Sunday, October 20, 2013

Lily Tarn – There and back again – An Adventure on Loughrigg Fell

It was rumoured (weather forecast) that it was going to be another reasonable day and the MapBearer suggested a walk from another Bob Allen book: Short Walks in and around the Lake District.  The one we chose was Lily Tarn on Loughrigg Fell from Rydal. You only have to climb up around 150m and the level of exertion was billed as low, but with some excellent views over Lake Windermere and Ambleside. It was one we had done three times before, without any real challenges in terms of navigation (famous last words). We should have been wary on reading the blurb in the book which has this to say:

Loughrigg Fell is a mountain range in miniature and although its topography can be very confusing …delightful place from which to view many surround higher fells”

This was a short walk of only 3.5 miles/ 5.6Km and doable in around 2 hours. So an ideal walk before our drive down to stay with my Mum.  As you might notice from the map, there was another unplanned detour. We parked in a Pay and Display car park near Rydal Water. Fortunately we played it safe and rather than think we would actually do the walk in two hours we went for the next parking time-slot of four hours.

I have stuck the route onto Bike Route Toaster (BRT) if you want to download the walk, although you might not want to add the detour. It adds another 1Km in length and a climb (and descent) of 104m.  According to the BRT route our walk was 8.1Km/5.1 miles with 260m of ascent/descent.  The first time we did this walk was back in August 98, fifteen years ago.

Map of our Walk on Loughrigg Fell

This time around we managed to have breakfast (in my case I had given up on the fried stuff and just had toast and marmalade) and checked out and get to the car park at a reasonably early hour. The car park near Rydal Water is relatively small and so we thought it prudent, since alternative places to park would have added extra time to the walk.   As it turns out we were about the fifth car in so it worked.  The weather forecast had indicated no rain – but in the Lakes…

There was a misty rain so we packed our waterproof coats in the rucksack rather than put them on, it was also quite warm.

The first bit of the walk is along a small road just off Pelter Bridge alongside the River Rothay (Under Loughrigg Road).  Pretty quickly you come across these wonderful stepping stones, but don’t take them as part of this particular walk. Mind you in the past we have always had to walk across and back so I couldn’t let that family tradition fail now. My wife felt that discretion was the better part of valour and watched as I fell in.

No I didn’t fall in, I did walk across though and back.

Stepping Stones across the River Rothay

The stones are pretty solid and more or less flat, so they aren’t too difficult to cross. The river is quite wide though.  The stones were wet as well, there was a lot of grey cloud around and it was shedding water.

Stepping Stones across the River Rothay

I reckon there are about 21 stepping stones, depending upon whether you count the ends of not.  Normally when we visit the Lake District we bring our walking poles, which are actually quite useful, both for balance and for poking the boggy bits of path.  The trouble is with our lack of preparation for the visit they remained at home along with the OS map and compass and map case…

There are a small number of guest houses along the road.  The one you can see reflected in the Water is called Stepping Stones.  At some point it must have come up for sale as here is an Estate Agents brochure for the house, with a guide price of £1.59m. I don’t think it is up for sale any more though.

A little further up the road you then reach another Guest House – Foxghyll Country House and take a footpath which take you to the right of the house and gardens, and up Fox Ghyll, towards Loughrigg Fell.  Most of the climbing on this particular walk is done at this stage, as long as you don’t get lost that is.  After a while you start to clear the trees. The Rowans look good at this time of year. The path is quite steep but sure and steady.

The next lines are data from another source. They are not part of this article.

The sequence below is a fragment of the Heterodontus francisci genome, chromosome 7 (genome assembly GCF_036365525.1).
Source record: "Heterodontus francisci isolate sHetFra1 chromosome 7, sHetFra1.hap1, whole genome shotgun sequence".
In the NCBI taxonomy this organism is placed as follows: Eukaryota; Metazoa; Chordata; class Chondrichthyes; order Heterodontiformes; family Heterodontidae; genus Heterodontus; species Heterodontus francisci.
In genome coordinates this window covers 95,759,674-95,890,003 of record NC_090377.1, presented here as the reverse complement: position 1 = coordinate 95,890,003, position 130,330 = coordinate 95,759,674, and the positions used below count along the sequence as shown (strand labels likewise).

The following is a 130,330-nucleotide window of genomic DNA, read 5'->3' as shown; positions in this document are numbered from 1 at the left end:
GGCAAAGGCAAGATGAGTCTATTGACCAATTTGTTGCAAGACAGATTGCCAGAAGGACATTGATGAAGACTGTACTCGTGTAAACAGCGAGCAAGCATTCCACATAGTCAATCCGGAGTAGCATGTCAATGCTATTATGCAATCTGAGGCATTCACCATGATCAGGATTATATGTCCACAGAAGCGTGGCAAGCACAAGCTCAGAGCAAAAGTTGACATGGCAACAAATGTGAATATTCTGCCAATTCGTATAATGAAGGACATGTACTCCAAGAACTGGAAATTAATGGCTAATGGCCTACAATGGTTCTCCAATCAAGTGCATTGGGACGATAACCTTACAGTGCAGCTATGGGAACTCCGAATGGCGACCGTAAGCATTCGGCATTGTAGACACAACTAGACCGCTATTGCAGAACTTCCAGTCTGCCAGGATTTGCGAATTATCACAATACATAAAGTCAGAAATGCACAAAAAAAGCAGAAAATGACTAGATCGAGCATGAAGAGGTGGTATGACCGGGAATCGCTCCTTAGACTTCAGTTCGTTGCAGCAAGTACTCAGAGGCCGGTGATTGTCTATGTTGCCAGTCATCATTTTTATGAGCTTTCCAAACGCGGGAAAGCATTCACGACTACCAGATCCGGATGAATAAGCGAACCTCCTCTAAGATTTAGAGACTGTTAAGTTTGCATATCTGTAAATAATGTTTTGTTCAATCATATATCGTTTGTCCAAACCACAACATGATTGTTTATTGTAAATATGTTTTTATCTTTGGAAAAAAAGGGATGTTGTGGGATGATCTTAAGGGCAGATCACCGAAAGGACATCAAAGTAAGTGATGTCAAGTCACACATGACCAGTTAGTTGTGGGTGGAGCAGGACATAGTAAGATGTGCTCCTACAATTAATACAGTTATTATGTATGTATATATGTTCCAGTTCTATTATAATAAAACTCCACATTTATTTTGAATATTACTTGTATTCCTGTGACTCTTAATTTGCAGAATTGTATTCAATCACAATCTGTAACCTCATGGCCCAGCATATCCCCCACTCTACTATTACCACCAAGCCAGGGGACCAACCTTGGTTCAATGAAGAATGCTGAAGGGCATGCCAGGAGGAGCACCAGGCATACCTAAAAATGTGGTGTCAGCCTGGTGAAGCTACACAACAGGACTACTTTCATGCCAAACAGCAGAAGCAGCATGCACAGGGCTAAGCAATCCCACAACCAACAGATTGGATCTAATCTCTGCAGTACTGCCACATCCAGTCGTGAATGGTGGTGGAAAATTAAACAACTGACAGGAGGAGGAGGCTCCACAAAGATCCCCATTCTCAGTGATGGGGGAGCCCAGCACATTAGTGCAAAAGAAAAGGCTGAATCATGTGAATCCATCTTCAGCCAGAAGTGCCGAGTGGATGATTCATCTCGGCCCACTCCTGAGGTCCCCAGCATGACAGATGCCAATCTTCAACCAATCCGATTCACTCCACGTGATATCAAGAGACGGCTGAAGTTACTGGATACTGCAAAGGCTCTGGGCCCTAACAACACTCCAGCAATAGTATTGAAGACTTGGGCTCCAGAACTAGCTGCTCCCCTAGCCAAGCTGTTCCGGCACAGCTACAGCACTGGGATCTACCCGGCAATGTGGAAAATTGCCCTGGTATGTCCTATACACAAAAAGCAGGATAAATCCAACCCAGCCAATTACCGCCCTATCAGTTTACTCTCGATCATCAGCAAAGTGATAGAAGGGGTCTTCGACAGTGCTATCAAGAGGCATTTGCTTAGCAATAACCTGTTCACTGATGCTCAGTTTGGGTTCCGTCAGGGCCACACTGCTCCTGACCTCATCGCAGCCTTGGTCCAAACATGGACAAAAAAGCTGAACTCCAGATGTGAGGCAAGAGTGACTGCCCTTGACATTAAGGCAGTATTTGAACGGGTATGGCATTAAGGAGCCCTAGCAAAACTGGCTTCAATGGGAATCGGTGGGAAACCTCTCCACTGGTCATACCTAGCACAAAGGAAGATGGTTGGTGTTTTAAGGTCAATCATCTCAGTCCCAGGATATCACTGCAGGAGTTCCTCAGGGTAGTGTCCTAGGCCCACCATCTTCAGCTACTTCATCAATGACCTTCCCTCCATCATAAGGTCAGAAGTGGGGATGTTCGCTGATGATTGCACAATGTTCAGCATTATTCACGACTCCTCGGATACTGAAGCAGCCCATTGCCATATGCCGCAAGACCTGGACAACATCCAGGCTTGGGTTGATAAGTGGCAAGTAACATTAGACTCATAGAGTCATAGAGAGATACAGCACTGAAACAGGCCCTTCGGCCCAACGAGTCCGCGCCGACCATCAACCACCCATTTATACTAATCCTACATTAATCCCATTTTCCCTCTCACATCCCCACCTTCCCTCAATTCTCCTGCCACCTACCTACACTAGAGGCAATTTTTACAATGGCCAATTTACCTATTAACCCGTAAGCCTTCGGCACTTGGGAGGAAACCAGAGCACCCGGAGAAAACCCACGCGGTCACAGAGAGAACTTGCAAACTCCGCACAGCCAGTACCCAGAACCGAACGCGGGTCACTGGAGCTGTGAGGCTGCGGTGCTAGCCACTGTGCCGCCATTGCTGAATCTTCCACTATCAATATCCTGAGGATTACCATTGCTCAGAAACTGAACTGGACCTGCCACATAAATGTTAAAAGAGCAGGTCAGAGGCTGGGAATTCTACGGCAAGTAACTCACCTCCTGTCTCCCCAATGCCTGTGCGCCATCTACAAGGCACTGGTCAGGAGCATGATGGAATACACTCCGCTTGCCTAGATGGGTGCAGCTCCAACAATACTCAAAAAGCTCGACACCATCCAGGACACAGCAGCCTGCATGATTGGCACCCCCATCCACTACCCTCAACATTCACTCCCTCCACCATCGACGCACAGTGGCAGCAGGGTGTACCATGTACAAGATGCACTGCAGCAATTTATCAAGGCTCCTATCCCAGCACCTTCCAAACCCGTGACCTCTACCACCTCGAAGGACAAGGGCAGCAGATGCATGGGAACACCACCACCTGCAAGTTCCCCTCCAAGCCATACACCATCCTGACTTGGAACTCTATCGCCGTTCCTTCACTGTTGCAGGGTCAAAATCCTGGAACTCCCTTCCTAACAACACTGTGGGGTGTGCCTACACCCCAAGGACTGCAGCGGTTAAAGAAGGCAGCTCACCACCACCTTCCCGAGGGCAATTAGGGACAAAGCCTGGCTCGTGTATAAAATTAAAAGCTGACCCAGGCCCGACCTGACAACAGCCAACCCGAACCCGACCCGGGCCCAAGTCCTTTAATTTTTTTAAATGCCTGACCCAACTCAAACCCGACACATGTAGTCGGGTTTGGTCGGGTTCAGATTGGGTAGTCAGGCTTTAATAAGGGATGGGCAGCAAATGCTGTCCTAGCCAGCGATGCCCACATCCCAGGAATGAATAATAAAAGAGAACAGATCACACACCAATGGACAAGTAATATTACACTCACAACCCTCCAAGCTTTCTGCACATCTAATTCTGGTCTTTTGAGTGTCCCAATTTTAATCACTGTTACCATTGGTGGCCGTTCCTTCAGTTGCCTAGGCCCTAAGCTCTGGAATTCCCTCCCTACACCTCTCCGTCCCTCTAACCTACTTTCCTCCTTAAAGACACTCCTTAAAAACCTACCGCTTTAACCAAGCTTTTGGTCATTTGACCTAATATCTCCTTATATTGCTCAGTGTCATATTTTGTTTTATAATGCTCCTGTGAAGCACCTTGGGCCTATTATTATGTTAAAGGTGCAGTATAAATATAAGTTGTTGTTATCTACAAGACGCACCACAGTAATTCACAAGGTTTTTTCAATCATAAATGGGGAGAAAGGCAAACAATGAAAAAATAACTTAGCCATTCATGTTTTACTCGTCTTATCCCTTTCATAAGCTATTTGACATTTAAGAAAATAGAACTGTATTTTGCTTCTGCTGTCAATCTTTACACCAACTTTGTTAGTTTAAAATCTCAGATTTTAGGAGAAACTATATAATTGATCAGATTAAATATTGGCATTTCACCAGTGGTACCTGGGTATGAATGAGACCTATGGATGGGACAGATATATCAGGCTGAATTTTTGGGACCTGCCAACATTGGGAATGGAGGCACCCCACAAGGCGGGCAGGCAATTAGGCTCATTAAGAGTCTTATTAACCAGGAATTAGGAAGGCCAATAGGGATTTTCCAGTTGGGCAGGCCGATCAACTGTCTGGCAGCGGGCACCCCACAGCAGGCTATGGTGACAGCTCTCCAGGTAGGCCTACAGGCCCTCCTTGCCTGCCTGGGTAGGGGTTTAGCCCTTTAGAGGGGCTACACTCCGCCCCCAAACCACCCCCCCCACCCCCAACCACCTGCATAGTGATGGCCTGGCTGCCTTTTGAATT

Fox Gyll

When you reach the end of the Fox Ghyll path things start to become a little more complicated. There are quite a few paths in the area and we joined the main bridleway through a little sooner than we should have done. Without a map or compass it is easy to get confused by route instructions that are relative to each other. In this case we weren’t sure quite which tarn we were supposed to be at. I say we but…

Have I mentioned how busy the Lake District is at this time of year – at least on the Lower Fells.  Twenty odd people came up from the other direction and headed up to Loughrigg Fell. The path to the left of the picture is the main bridleway which takes you from Ambleside to Loughrigg Tarn.  Many of the walking routes are well used and have been strengthened to cope with the significant footfall.  This bridleway is pretty good and well-cycleable and yes we saw cyclists up here as well..

Loughrigg Fell

Because of our confusion and because we joined the bridleway early we reached a tarn – which was called small in the book but looked quite large. That’s where we should have turned off, but didn’t.  The strange thing is that as we walked past the “turning”, a little path over a stream, I mentioned that it reminded me of a path we had walked on before… But I assumed was on another walk.

Then some marvellous views appeared so we stopped worrying about the route and carried on. Although the pictures show a lot of cloud any water in the air had dried up and it was really quite war, I sweltered.  The division of labour was that I carried the rucksack and my wife carried the book with the route in it – hence Mapbearer.

Lake Windermere

The bridleway we were following was to the right of the wall in this picture.  We had half expected to go down so we did.  What’s worse we passed a sheepfold and there was one mentioned in the book so we turned off. At this point we should have been heading south-east, we were heading north-west!   As I write this looking at the 25K OS map it all looks pretty obvious where we were supposed to be, there is nothing like hindsight and a decent map.

Ivy Cragg – Loughrigg Fell

Did I mentioned that the Lakes were busy? I can’t remember seeing cyclists on the walks in the past – this time around we saw cyclists on both “walks” along with loads of people. One passing walker noticed that my wife was carrying a Bob Allen book and mentioned that they had the same one. So perhaps we need to blame Bob for the popularity of these routes.


Walking on Loughrigg Fell

More of Lake Windermere coming into view – which should not really have been happening

One thing was true – the views all around really were magnificent.

The (wrong) view from Loughrigg Fell